Starting small: Advance could set piezoelectric material applications in motion

Posted on 19. Apr, 2012 by in Academic Departments, Issues, Magazine, Materials Science and Engineering, Research

Piezoelectric cantilever imageIntegrating a complex, single-crystal material with “giant” piezoelectric properties onto silicon, UW-Madison engineers and physicists can fabricate low-voltage, near-nanoscale electromechanical devices that could lead to improvements in high- resolution 3-D imaging, signal processing, communications, energy harvesting, sensing, and actuators for nanopositioning devices, among others.

Led by Harvey D. Spangler Distinguished Professor of Materials Science and Engineering and Physics Chang-Beom Eom, the multi-institutional team published its results in the November 18, 2011, issue of the journal Science.

Piezoelectric materials use mechanical motion to generate an electrical signal—or they can use an electrical signal to generate mechanical motion—for example, to generate high-frequency acoustic waves for ultrasound imaging. A major limitation of these advanced materials is that to incorporate them into very small devices, researchers start with a bulk material and grind, cut and polish it to the size they desire. It’s an imprecise, error-prone process that’s intrinsically ill-suited for nano- or microelectromechanical systems.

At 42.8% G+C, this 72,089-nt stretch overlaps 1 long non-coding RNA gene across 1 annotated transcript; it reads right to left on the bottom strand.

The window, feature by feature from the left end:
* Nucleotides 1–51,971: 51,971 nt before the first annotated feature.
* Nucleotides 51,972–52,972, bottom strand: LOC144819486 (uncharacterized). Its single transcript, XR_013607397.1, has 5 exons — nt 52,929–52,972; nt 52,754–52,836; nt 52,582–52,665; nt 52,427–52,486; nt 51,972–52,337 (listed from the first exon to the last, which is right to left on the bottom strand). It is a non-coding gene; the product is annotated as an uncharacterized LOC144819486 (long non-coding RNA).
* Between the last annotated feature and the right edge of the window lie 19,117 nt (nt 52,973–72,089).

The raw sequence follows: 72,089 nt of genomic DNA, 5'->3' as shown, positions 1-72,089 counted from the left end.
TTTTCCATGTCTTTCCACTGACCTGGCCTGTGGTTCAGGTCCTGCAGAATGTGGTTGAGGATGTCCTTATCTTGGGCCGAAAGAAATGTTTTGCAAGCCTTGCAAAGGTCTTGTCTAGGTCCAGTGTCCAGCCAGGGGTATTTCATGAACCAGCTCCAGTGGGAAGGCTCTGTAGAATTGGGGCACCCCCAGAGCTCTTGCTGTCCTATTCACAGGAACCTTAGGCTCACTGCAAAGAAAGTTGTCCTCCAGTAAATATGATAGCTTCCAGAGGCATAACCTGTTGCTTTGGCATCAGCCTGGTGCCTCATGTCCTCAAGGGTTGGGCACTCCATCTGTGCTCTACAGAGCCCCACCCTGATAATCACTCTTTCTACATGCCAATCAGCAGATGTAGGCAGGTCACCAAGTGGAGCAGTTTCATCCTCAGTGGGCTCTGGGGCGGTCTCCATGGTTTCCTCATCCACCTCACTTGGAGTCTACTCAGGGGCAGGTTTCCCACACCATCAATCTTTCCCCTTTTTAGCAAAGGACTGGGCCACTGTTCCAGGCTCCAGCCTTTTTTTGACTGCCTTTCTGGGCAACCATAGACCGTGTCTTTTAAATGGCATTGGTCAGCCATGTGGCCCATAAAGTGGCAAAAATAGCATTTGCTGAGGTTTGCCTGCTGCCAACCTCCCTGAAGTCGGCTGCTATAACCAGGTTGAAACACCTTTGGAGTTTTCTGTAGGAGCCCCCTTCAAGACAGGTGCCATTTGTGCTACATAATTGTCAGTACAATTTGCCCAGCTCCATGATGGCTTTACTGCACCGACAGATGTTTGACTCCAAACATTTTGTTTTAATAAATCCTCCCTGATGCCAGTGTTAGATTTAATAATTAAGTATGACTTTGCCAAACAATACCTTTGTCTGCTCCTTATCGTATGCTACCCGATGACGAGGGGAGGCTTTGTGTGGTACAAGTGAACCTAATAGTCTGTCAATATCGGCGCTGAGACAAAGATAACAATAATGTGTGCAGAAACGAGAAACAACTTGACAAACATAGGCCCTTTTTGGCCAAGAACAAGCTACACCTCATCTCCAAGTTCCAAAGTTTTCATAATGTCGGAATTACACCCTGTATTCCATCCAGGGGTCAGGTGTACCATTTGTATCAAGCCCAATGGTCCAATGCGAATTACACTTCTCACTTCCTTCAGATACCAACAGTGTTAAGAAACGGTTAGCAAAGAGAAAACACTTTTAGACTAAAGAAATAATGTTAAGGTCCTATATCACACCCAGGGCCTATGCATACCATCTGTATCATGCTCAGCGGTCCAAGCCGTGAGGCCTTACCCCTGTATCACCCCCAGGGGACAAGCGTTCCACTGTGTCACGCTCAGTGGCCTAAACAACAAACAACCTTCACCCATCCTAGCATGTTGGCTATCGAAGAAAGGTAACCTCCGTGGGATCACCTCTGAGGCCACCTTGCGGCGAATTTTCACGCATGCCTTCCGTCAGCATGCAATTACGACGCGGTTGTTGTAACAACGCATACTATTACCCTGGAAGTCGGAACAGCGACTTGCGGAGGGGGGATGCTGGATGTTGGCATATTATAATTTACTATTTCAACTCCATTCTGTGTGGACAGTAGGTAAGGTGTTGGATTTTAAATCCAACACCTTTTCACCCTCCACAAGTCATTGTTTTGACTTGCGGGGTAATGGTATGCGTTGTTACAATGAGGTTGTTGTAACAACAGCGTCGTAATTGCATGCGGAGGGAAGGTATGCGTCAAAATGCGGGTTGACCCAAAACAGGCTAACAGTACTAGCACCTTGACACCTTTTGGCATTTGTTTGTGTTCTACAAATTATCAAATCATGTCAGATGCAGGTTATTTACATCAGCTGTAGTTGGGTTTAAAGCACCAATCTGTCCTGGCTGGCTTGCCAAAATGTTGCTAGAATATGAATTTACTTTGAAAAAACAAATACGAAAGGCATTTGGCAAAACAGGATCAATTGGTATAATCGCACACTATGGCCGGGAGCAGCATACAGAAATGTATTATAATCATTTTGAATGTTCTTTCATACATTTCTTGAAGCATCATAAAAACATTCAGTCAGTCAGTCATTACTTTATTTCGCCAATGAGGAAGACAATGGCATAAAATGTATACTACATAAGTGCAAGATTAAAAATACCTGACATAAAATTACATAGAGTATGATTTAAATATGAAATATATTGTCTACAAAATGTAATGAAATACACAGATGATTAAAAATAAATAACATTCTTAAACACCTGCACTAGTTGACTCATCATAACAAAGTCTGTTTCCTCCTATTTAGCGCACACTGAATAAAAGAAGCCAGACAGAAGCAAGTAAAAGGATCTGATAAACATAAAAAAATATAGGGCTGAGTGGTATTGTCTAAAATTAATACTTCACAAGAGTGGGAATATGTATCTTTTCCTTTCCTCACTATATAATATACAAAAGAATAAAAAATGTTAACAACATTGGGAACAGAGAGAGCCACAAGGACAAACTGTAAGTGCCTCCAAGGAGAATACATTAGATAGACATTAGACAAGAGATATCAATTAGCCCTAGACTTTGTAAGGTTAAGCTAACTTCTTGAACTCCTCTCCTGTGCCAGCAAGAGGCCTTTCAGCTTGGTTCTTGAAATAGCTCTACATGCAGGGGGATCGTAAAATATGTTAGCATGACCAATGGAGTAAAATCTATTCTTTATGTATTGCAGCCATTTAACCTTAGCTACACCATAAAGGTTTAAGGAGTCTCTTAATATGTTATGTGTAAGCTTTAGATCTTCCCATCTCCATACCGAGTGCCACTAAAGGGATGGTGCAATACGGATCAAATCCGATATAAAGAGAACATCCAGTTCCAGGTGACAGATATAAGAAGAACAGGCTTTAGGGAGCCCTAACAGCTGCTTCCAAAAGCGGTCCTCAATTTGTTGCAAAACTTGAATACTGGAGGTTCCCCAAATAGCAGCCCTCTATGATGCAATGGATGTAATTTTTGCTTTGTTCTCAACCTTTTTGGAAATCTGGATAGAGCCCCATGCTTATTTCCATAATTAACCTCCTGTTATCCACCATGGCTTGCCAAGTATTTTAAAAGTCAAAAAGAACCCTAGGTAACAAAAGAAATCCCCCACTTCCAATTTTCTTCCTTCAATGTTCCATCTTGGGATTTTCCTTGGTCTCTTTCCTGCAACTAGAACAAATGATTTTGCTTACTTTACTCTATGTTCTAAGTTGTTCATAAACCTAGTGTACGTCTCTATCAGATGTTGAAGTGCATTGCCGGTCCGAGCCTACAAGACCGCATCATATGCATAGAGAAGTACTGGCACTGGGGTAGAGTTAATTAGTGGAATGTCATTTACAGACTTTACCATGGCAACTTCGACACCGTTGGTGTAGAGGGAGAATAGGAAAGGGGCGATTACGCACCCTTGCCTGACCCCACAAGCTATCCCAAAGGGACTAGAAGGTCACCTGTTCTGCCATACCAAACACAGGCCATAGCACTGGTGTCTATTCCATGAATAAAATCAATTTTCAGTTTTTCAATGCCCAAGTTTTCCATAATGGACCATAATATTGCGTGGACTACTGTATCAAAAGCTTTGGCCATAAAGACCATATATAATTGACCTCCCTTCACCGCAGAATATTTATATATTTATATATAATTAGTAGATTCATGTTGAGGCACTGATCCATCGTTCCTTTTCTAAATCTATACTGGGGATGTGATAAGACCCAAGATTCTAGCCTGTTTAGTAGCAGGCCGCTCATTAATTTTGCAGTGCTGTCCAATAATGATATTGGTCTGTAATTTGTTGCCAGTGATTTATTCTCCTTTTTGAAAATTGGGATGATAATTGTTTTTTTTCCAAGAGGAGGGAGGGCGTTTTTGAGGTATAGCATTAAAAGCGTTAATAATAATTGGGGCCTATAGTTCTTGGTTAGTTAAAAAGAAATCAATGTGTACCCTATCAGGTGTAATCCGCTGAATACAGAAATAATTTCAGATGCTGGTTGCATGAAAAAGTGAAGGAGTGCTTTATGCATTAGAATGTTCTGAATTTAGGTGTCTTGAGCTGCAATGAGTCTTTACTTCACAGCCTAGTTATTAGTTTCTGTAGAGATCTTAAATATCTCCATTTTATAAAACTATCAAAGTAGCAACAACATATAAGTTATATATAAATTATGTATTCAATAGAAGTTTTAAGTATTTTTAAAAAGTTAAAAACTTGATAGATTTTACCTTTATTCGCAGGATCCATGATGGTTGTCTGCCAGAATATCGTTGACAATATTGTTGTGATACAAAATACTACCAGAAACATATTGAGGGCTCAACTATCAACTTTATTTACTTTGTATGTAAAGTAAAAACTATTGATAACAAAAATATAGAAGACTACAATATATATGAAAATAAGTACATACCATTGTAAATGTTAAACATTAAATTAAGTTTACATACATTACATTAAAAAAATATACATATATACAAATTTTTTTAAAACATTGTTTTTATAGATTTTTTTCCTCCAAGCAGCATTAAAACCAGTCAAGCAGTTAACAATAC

Eom studies the advanced piezoelectric material lead magnesium niobate-lead titanate, or PMN-PT. Until now, its complexity has thwarted researchers’ efforts to develop simple, reproducable microscale fabrication techniques. Applying microscale fabrication techniques such as those used in computer electronics, Eom’s team has overcome that barrier.  “The properties of the single crystal we integrated on silicon are as good as the bulk single crystal,” says Eom.

His team also developed a method for fabricating piezoelectric microelectromechanical systems. Applied in signal processing, communications, medical imaging and nanopositioning actuators, those systems could reduce power consumption and increase actuator speed and sensor sensitivity.
Additionally, through a process called energy harvesting, they could convert energy from sources such as mechanical vibrations into electricity that powers other small devices—for example, for wireless communication.

Read a longer version of this story here.Bucky Badger head

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